One of the longest-recorded mammalian migrations on Earth has been discovered passing through Jackson Hole, northwest Wyoming and well beyond.
A University of Wyoming-tracked research mule deer that winters in the Red Desert not far from I-80 hoofs it all the way to summering grounds near Island Park, Idaho, making a 242-mile trip.
It’s a migration route that Matt Kauffman and his Wyoming Migration Initiative colleagues first suspected in 2016, but couldn’t prove because the tracking collar on the doe called deer No. 255 failed shortly after she landed in eastern Idaho. Then she resurfaced.
“For almost two years she was just gone,” Kauffman said. “When we captured her, it was completely random.”
The doe reappeared on researchers’ radar in March when contracted helicopter pilot David Rivers spotted her brown, off-the-air tracking collar while flying the Red Desert. She was captured and, voila, same deer.
Deer No. 255’s presence back on the winter range south of the Wind River Range put to rest suspicions that she was a “disperser” who had abandoned her Sublette Herd counterparts to live out her days with another herd.
A segment of the Sublette Herd of mule deer already claimed the longest known deer migration in the United States, an approximately 150-mile path that skirts the Winds’ east slope between the Hoback River basin and the Red Desert. Deer No. 255 deviated from that route, which wasn’t uncovered until 2013, when she kept pressing north.
She continued along the southwest flank of the Gros Ventre Range, using a path paralleling the Granite Highline Trail before she crested the eastern part of the range between Nowlin and Jackson peaks. From there, the doe skirted Slide Lake, shot north through the Leidy Highlands and entered Grand Teton National Park near Spread Creek. She passed by Moran and followed the east shore of Jackson Lake before crossing through John D. Rockefeller Jr. Memorial Parkway and the Jedediah Smith Wilderness on the way to cutting the corner of Yellowstone National Park. Home for the summer took nearly three months to reach, and was a 2-square-mile patch of meadows, wetlands and lodgepole pine outside Island Park.
It’s likely that relatively few deer make the lengthy biannual journey, Kauffman said.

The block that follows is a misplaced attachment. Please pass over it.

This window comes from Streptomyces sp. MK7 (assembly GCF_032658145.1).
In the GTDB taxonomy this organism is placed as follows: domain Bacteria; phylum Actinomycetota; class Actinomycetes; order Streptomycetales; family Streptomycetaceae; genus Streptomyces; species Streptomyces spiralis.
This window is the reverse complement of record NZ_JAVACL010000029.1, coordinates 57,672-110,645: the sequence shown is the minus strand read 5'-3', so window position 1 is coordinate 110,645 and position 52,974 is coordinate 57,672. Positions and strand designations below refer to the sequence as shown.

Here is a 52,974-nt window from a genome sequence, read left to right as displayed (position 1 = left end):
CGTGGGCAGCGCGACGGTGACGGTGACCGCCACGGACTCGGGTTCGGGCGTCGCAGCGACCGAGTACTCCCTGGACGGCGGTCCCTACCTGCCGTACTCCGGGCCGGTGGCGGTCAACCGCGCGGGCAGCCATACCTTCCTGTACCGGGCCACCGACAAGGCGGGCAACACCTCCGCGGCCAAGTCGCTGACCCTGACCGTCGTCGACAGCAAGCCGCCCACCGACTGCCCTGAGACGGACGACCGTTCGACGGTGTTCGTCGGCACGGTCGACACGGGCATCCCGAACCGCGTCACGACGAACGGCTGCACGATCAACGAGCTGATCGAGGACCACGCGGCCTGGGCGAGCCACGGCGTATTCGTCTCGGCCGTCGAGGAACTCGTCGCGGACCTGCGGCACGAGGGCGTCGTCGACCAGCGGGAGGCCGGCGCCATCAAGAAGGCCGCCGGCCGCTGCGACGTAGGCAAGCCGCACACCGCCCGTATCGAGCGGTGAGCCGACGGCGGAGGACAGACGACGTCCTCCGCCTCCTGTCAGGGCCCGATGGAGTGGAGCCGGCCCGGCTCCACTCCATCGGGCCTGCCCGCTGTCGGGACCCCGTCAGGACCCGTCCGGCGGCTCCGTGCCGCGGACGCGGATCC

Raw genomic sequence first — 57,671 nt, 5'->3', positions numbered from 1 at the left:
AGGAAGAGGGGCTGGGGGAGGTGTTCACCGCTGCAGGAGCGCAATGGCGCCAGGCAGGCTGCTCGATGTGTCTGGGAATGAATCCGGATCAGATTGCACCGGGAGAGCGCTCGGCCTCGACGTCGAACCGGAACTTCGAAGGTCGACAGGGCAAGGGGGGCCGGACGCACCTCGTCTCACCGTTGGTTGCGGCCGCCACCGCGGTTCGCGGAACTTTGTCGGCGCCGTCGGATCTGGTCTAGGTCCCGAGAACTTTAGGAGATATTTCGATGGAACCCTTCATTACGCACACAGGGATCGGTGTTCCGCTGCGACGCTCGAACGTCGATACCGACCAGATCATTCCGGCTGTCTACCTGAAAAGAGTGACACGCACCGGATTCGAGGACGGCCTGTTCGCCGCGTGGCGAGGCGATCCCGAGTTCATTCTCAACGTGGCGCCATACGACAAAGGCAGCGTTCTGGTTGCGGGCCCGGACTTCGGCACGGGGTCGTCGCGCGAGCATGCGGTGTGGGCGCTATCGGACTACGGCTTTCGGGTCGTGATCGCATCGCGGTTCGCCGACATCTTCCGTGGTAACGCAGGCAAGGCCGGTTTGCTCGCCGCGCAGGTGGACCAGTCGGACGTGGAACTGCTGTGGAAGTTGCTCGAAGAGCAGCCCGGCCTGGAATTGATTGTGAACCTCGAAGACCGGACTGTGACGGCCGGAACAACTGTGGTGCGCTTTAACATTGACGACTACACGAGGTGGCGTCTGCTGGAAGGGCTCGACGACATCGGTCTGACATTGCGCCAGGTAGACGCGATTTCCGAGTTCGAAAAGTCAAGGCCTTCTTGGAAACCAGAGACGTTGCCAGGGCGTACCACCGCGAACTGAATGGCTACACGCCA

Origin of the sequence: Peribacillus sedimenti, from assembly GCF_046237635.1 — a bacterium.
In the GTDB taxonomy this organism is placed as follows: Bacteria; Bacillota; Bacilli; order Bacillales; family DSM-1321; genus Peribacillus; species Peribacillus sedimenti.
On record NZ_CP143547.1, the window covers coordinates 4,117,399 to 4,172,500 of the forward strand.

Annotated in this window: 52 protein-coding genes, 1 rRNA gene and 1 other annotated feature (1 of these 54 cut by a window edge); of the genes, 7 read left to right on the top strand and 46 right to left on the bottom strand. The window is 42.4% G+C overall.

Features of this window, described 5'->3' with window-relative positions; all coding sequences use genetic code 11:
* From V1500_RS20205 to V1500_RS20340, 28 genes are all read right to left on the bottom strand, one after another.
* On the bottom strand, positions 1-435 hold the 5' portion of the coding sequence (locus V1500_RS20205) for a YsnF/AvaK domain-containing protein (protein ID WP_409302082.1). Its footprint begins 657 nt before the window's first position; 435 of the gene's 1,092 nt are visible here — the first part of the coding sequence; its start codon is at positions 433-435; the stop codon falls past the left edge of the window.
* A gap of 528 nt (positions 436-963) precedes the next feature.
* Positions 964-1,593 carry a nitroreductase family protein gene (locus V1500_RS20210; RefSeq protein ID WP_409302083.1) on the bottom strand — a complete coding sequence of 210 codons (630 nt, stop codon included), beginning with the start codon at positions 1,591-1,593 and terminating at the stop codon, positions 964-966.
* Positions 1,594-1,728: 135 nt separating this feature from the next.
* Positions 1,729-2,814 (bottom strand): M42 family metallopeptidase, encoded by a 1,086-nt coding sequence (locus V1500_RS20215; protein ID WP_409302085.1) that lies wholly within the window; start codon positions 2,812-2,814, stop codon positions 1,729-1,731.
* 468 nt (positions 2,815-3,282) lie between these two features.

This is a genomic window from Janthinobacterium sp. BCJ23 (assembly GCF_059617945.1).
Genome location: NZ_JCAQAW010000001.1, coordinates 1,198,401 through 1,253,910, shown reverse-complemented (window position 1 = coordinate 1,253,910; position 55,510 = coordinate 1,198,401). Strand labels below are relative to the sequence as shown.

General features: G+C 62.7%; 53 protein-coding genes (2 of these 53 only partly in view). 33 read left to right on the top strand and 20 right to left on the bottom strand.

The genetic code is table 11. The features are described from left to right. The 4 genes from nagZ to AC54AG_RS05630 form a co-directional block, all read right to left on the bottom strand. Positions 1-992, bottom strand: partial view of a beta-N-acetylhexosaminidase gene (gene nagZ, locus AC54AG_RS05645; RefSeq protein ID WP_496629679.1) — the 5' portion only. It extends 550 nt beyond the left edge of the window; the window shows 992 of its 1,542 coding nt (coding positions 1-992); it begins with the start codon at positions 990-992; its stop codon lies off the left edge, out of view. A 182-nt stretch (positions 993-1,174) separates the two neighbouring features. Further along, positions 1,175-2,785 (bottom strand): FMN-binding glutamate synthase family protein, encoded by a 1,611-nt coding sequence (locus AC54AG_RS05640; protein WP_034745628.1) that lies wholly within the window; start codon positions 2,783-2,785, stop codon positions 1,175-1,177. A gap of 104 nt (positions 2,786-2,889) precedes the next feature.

“We’ve collared over 100 animals in the Red Desert,” he said, “and this is the first one to do that. She’s probably not alone, but probably not one of thousands of animals to do this. Maybe not one of hundreds.”
Why the doe goes 200-plus miles to Island Park is “kind of unknowable,” Kauffman said, but he had a theory that might explain that behavior.
“She could have had an Island Park summer range,” he said, “and maybe she just wintered around Jackson until a big winter came and then she headed down to the Upper Green or Pinedale.”
Another big winter could have nudged the doe’s ancestors even farther south, until they learned to access the inviting low-snow winter range of the Red Desert. Or the script could be reversed: Deer No. 255’s migration could have started with a group of animals that wintered near the interstate and summered in the Hoback, until there was a dry summer with poor forage that sent them searching for more productive surroundings.
The confirmation of the record migration has wowed biologists, who continue to make discoveries about mule deer movements in the Yellowstone region.
Grand Teton National Park biologist Sarah Dewey has tracked newfound deer migrations connecting Jackson Hole to winter ranges near Rexburg, Idaho, the Bighorn Basin, and Green and Wind river drainages.
She told the University of Wyoming, “Mule deer continue to amaze me.”
“We’re learning that Grand Teton National Park sits at the center of a complex network of migration routes radiating out from the park in all directions,” Dewey said in a press release.
Researchers are following Deer No. 255’s spring migration, which is already underway. She was last marked at Steamboat Mountain, about halfway between Highway 28 and I-80, and is likely reach Hoback in a month to six weeks, Kauffman said.
Time will tell if she’ll stay put or keep going, tracing her 2016 route all the way to Island Park.
Kauffman pointed out that it’s the Greater Yellowstone Ecosystem’s protected lands, big open country and dearth of people that make such a journey possible.
“It’s not a mistake that we’re discovering this type of thing in northwest Wyoming, because it’s one of the wildest places in North America,” he said. “Those are the types of landscapes where migrations persist.”